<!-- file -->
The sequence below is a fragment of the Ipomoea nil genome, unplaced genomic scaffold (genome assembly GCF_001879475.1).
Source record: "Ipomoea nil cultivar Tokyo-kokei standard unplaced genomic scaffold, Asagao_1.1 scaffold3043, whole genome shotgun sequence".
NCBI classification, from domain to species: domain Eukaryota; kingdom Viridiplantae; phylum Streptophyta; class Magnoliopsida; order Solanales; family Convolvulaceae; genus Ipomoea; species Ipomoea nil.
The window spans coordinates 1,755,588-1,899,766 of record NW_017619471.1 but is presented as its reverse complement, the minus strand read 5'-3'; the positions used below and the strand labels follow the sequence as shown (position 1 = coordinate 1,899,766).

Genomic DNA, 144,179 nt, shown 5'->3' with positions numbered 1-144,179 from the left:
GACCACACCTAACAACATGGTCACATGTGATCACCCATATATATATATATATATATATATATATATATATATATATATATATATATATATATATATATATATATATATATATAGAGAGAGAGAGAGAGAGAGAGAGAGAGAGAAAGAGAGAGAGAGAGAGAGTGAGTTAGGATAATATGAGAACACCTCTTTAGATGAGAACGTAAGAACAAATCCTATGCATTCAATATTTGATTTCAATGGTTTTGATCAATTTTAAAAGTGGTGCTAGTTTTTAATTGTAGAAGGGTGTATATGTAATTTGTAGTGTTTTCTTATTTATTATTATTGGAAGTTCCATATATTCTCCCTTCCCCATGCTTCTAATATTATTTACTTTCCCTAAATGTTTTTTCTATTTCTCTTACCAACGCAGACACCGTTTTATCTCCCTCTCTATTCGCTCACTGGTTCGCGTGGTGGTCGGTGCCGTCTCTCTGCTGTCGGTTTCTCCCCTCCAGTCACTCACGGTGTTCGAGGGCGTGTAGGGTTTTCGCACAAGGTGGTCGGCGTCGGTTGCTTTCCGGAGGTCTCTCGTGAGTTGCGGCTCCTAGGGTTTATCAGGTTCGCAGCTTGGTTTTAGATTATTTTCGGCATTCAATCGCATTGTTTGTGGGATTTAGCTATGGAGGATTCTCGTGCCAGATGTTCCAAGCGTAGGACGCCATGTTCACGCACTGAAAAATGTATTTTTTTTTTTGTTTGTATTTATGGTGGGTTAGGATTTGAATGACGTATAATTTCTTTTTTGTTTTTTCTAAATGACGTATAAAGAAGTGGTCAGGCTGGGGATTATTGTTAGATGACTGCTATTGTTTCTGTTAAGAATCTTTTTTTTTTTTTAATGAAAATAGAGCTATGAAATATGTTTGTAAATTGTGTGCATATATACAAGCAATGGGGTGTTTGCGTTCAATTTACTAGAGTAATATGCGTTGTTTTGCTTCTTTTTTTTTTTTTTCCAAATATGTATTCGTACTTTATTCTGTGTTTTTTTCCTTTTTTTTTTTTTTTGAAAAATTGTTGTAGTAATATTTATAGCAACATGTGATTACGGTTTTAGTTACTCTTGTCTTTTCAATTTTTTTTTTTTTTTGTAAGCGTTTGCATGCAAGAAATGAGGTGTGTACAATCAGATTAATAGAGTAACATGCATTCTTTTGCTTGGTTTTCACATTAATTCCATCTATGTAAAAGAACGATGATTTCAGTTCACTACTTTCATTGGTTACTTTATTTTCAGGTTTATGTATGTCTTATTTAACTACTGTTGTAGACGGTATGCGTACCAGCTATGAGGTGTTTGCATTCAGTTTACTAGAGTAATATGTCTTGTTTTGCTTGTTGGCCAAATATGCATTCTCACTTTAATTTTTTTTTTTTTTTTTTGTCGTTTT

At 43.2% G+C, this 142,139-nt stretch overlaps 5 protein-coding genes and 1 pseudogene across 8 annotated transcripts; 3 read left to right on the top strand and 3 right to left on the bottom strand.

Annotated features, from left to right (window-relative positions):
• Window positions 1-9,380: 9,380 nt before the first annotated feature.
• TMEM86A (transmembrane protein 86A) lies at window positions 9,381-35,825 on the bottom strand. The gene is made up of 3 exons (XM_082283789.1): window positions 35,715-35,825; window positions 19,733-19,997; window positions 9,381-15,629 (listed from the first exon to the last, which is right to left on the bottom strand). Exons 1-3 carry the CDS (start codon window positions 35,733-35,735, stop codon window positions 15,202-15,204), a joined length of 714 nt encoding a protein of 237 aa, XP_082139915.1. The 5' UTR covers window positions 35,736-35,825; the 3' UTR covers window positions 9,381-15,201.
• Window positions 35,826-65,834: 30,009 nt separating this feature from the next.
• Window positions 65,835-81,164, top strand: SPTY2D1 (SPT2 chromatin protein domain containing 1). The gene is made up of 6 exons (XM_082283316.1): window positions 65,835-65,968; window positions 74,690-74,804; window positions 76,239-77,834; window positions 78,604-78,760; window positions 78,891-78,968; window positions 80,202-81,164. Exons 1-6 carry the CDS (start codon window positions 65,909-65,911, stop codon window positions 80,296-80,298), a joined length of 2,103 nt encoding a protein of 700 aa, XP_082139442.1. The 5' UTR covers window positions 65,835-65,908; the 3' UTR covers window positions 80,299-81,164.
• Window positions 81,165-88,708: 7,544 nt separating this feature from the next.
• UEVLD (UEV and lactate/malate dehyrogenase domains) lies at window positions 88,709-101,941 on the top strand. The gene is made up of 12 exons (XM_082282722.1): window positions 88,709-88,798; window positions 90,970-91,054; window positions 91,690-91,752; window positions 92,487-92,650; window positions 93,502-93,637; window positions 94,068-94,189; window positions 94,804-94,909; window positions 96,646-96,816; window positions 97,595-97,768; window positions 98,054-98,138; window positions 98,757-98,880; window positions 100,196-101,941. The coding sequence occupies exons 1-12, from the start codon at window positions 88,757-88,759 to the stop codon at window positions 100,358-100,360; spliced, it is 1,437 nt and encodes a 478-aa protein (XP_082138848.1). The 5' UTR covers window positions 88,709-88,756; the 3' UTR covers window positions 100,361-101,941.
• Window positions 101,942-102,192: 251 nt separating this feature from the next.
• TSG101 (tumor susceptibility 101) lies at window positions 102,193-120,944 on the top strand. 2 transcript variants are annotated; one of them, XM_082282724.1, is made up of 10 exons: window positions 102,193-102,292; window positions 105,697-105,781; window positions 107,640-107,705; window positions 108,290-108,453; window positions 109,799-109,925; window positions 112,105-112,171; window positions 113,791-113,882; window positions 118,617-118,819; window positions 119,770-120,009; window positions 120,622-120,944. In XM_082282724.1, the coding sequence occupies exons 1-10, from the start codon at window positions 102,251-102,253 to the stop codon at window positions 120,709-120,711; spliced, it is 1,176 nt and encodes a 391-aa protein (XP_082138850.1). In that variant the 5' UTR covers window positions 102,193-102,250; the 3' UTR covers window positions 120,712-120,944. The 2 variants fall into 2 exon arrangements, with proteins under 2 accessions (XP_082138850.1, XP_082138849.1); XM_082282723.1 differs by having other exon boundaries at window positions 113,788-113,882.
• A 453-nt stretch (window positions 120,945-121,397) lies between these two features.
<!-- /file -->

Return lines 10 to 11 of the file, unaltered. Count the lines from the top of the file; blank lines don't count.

• TMEM86A (transmembrane protein 86A) lies at window positions 9,381-35,825 on the bottom strand. The gene is made up of 3 exons (XM_082283789.1): window positions 35,715-35,825; window positions 19,733-19,997; window positions 9,381-15,629 (listed from the first exon to the last, which is right to left on the bottom strand). Exons 1-3 carry the CDS (start codon window positions 35,733-35,735, stop codon window positions 15,202-15,204), a joined length of 714 nt encoding a protein of 237 aa, XP_082139915.1. The 5' UTR covers window positions 35,736-35,825; the 3' UTR covers window positions 9,381-15,201.
• Window positions 35,826-65,834: 30,009 nt separating this feature from the next.